• June 4, 2008. Tense standoff over a hijacked Dutch-owned ship in Somalia. The ship is registered in Antigua, and I don't imagine that the Antiguan Navy will rescue it any time soon. However:

  • June 3, 2008. Great white sharks are smart. Feature article in Smithsonian magazine, June 2008.

  • June 3, 2008. Interview with Wally Broecker. Smithsonian magazine, June 2008.

  • June 2, 2008. Iceland and Norway reportedly exporting whale meat to Japan. BBC News OnLine

  • May 23, 2008. Combating pirates in the Malacca Straits. BBC News

  • May 23, 2008. Huge cracks in the ice of the Canadian Arctic. BBC News

  • May 20, 2008. World record for flying fish. BBC News, with video clip

  • May 20, 2008. Iceland begins its annual whale hunting season. Much smaller than the Japanese hunt, but it's the principle of the scheme that is controversial, even in Iceland.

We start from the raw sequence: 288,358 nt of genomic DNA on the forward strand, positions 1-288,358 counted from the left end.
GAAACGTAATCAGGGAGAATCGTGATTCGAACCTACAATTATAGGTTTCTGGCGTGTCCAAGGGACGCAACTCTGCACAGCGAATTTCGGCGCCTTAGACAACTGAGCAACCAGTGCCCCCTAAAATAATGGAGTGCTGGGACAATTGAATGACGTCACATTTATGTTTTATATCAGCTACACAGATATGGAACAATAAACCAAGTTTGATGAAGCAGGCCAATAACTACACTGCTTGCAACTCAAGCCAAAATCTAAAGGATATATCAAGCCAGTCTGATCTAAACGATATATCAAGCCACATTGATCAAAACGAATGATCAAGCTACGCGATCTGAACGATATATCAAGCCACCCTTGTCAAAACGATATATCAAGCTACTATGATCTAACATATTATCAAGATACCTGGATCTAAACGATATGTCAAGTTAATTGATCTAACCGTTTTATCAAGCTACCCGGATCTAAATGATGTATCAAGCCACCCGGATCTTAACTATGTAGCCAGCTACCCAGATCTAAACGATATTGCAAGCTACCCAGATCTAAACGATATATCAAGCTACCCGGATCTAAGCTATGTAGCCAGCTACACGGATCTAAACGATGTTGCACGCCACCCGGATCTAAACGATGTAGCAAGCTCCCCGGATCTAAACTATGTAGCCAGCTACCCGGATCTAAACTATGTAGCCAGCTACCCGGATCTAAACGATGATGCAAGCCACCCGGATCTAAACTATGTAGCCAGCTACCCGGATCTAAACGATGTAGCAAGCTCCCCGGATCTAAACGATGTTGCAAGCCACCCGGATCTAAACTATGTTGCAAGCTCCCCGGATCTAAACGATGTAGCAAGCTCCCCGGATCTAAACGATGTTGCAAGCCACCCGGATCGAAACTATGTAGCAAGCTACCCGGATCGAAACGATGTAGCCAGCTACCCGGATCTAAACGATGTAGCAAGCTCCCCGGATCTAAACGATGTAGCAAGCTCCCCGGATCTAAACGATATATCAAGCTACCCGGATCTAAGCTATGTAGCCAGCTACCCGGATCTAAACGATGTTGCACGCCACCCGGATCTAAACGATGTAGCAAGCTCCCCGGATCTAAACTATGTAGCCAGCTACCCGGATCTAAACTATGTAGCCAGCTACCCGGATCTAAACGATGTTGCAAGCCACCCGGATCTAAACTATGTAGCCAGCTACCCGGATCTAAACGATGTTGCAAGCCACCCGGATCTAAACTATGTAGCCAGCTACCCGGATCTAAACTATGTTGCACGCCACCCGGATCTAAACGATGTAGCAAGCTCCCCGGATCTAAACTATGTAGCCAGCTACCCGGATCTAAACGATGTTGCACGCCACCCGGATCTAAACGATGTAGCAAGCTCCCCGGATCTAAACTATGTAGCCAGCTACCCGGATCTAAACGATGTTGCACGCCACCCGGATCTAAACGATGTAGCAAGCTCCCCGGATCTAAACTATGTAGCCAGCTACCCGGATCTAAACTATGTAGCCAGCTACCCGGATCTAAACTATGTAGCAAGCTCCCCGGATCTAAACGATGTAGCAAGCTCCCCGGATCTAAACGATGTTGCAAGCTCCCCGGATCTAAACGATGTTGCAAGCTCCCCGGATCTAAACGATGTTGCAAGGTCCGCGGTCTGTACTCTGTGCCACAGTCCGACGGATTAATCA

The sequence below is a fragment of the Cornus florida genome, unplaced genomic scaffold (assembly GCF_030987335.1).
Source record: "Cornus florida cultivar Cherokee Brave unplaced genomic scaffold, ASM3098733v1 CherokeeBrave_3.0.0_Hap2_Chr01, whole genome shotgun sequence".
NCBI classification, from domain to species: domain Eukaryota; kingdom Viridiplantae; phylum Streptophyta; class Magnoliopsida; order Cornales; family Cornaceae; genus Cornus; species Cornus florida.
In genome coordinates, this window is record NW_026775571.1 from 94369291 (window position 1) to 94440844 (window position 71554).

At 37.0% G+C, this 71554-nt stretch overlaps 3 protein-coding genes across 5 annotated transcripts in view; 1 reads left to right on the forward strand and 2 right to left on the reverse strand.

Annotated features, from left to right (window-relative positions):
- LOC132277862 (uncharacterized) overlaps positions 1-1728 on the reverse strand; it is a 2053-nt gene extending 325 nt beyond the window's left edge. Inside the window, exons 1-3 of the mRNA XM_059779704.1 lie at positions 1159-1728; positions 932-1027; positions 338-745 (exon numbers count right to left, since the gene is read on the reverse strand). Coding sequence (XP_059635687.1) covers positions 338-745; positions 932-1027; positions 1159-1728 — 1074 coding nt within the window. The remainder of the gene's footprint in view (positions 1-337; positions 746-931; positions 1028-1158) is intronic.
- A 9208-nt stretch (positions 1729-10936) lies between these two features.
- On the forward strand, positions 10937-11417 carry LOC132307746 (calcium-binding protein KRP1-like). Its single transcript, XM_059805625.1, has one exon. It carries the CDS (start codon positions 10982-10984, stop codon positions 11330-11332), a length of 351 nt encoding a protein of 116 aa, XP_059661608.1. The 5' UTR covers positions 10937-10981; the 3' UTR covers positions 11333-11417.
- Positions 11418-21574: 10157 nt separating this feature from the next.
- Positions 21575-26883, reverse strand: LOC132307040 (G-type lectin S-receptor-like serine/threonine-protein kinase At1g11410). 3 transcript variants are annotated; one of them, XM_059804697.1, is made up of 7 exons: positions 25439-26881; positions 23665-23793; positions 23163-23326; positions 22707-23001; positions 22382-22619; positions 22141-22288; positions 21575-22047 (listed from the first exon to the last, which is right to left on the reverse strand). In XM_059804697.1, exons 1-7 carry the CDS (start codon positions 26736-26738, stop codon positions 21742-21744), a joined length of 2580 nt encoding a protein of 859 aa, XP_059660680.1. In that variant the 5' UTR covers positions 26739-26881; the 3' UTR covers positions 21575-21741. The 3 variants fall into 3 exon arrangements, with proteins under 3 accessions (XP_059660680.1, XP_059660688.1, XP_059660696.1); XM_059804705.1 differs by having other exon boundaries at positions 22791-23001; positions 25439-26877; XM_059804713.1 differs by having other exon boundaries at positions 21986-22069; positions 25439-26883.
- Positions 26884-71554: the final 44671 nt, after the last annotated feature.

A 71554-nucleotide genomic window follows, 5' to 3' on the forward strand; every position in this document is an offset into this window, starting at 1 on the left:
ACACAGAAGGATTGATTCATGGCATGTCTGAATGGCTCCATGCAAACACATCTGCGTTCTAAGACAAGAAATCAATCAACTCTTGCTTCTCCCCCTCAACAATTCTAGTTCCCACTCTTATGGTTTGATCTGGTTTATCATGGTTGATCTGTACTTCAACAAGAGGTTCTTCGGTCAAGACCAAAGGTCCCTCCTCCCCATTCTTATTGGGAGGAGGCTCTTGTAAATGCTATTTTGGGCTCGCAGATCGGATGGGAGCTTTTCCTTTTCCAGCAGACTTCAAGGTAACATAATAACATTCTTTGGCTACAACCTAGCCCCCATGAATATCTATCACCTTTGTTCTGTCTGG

• May 20, 2008. Millions of brittlestars found on a seamount south of New Zealand. The nutrient-laden Circumpolar Current hits the seamount and rises over the top: and that's where the brittlestars gather to catch the plankton. This phenomenon has been seen before on seamounts, but this is a spectacular example. National Geographic News

  • May 19, 2008. Magellan's voyage round the world may have been affected by an El Niņo. Press release, reposted on Terra Daily

  • May 16, 2008. Pilot whales are "cheetahs of the deep" (chasing squid).

  • May 15, 2008. Indian justice: the Makah Tribal Judge can't find a jury to try the whale killers of 2007. He did fine the alleged offenders $20 each. Seattle Times Previous stories: